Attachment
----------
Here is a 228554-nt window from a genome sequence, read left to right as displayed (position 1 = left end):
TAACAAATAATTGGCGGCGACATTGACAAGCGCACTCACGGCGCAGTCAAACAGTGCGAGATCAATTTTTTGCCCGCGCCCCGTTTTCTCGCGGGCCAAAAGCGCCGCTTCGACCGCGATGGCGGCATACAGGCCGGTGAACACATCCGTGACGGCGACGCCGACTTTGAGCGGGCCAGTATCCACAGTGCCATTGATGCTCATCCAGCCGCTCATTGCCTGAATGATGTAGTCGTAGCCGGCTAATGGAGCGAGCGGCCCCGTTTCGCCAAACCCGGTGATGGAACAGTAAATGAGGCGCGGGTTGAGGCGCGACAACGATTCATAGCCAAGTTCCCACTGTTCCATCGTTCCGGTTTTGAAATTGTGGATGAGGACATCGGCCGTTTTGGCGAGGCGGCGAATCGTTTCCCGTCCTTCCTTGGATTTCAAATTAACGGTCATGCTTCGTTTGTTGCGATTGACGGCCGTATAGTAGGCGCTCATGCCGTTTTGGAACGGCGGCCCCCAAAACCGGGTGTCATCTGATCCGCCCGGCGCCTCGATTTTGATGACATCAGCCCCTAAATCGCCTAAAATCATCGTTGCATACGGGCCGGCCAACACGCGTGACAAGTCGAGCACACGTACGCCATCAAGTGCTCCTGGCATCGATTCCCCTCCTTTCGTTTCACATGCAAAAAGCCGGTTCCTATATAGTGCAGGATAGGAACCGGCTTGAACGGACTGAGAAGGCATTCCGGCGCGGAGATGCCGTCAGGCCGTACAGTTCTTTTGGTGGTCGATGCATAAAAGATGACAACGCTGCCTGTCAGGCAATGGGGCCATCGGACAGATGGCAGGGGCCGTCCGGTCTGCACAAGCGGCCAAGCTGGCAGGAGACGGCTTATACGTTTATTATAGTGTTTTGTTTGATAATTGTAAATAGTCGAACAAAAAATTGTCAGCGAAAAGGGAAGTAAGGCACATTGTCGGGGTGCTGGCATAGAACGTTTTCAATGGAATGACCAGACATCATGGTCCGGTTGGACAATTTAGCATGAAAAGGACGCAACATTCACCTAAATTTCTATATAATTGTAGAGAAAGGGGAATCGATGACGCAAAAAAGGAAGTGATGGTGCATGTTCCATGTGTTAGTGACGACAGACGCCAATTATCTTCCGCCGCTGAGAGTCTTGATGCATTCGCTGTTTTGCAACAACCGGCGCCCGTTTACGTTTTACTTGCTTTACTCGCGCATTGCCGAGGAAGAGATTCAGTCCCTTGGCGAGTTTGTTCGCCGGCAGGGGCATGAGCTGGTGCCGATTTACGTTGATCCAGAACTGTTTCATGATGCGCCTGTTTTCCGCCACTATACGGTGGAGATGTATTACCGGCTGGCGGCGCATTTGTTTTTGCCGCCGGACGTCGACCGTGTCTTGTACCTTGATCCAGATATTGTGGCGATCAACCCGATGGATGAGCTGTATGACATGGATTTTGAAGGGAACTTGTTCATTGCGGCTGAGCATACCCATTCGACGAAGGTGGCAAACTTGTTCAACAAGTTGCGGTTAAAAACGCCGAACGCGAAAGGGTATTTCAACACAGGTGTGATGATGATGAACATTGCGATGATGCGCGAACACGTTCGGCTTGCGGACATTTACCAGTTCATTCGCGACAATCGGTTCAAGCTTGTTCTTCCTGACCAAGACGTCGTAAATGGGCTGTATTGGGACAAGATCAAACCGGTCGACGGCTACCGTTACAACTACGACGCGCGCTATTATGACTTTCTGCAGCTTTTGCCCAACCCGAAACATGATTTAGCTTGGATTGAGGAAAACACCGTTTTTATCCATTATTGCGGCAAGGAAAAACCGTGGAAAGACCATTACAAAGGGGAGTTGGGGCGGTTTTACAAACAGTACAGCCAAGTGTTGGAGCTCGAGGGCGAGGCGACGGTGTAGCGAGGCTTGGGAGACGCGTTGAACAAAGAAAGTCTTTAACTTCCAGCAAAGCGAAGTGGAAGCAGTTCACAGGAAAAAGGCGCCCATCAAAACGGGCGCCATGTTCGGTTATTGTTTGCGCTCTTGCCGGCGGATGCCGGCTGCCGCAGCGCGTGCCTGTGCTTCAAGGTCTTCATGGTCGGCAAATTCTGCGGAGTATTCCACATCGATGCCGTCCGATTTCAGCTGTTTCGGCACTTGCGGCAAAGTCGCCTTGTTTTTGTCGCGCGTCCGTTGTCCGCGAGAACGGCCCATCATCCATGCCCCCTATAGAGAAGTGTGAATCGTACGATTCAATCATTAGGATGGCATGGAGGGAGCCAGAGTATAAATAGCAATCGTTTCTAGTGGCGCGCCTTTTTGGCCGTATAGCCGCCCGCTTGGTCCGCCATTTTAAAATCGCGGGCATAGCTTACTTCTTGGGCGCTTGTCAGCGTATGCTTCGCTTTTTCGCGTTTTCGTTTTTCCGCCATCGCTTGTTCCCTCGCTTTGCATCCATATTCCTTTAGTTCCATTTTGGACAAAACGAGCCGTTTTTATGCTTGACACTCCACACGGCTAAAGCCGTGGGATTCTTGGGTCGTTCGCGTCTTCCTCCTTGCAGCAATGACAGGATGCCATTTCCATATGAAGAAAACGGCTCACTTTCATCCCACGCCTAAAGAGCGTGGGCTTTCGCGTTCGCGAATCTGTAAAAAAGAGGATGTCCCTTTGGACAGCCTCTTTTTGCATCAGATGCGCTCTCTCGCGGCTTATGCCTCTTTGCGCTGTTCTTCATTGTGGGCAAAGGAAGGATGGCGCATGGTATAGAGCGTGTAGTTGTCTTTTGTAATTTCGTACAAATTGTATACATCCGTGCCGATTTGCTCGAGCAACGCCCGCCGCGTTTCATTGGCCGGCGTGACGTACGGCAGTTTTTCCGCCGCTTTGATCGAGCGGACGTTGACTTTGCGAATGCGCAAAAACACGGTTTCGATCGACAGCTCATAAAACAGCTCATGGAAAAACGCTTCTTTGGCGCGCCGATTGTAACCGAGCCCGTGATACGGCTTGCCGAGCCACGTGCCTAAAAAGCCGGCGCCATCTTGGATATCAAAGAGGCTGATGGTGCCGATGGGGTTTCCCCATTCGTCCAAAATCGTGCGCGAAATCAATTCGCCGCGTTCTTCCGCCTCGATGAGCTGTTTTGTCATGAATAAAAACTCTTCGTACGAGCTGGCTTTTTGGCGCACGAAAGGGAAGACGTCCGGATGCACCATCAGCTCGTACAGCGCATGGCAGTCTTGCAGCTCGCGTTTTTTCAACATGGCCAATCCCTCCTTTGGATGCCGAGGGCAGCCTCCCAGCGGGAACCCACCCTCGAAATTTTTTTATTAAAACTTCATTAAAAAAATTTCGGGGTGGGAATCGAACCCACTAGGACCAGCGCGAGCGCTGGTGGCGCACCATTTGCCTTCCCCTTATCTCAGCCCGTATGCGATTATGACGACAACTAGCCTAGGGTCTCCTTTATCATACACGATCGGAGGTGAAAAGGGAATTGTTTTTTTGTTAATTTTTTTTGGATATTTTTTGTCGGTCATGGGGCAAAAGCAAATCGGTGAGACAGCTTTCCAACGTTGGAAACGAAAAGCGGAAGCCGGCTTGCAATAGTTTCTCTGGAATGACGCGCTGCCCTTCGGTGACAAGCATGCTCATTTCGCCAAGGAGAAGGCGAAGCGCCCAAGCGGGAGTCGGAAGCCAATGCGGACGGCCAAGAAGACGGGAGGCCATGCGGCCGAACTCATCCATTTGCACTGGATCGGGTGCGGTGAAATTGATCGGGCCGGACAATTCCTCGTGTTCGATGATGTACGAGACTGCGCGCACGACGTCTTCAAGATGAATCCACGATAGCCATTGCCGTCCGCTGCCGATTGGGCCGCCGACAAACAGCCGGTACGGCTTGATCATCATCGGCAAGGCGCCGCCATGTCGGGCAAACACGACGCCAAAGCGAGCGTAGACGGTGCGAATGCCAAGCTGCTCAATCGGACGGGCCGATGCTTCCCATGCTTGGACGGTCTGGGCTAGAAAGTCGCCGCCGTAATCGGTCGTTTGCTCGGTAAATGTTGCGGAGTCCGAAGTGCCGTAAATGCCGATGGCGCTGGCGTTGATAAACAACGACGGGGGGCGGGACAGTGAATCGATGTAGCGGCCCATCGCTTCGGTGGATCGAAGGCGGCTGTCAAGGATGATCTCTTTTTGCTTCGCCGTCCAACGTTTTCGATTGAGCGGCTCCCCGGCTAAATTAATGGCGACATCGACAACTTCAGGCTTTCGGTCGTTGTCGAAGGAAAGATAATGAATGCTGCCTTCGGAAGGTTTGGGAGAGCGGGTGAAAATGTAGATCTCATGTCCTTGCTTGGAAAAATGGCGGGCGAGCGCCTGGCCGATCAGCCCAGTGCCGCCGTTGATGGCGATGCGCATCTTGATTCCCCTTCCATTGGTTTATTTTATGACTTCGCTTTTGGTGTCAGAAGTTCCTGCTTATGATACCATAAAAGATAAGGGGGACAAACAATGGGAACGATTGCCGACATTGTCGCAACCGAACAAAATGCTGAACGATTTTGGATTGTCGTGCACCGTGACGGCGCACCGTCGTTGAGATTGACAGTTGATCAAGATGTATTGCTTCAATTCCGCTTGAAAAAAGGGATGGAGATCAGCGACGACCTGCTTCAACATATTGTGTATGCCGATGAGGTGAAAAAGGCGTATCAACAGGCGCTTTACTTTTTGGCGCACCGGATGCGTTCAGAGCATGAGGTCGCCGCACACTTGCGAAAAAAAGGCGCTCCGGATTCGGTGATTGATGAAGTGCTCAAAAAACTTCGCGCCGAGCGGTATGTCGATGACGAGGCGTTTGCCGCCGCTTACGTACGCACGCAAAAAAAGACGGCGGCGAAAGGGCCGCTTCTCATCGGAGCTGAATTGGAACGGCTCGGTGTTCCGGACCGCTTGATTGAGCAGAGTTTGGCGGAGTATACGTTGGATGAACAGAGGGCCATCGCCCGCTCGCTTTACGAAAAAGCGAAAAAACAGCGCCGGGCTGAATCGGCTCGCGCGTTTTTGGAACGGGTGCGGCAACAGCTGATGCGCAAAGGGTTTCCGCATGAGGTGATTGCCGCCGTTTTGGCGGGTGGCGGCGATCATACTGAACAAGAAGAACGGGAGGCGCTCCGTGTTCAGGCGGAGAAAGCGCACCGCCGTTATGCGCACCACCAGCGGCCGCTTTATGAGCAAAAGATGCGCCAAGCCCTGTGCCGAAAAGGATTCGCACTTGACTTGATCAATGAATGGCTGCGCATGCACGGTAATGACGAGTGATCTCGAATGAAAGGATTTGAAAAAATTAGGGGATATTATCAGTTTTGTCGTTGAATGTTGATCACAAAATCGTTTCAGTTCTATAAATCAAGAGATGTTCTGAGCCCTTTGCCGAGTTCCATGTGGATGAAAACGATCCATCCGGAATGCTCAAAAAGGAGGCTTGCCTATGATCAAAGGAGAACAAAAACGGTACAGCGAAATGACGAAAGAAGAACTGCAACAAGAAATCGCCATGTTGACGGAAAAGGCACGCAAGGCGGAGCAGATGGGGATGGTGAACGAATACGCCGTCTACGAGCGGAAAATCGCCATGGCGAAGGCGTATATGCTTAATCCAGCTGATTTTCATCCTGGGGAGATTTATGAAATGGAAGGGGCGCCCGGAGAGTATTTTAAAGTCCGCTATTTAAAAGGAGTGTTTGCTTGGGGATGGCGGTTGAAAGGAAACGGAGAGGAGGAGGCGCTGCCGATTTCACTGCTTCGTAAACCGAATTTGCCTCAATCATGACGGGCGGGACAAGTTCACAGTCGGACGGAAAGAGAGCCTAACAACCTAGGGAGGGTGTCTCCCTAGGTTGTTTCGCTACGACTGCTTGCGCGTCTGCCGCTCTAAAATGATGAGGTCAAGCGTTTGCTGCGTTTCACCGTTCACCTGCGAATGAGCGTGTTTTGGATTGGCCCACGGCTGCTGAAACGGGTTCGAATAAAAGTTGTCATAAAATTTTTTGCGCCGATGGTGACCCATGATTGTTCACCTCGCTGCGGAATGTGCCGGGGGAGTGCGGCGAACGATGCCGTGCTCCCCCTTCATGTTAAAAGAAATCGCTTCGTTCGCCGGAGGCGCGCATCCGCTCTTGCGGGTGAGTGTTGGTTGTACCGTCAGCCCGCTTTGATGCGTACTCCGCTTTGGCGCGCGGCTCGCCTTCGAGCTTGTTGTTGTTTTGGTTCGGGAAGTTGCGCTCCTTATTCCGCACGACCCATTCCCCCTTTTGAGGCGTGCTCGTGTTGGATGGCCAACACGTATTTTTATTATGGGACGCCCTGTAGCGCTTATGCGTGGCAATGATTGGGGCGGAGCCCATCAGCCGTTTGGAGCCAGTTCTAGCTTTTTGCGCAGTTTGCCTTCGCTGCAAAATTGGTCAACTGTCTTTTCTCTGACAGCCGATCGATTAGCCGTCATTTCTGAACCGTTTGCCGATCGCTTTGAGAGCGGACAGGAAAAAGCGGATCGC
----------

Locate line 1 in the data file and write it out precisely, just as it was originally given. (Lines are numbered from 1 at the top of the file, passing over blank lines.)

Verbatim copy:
Here is a 228554-nt window from a genome sequence, read left to right as displayed (position 1 = left end):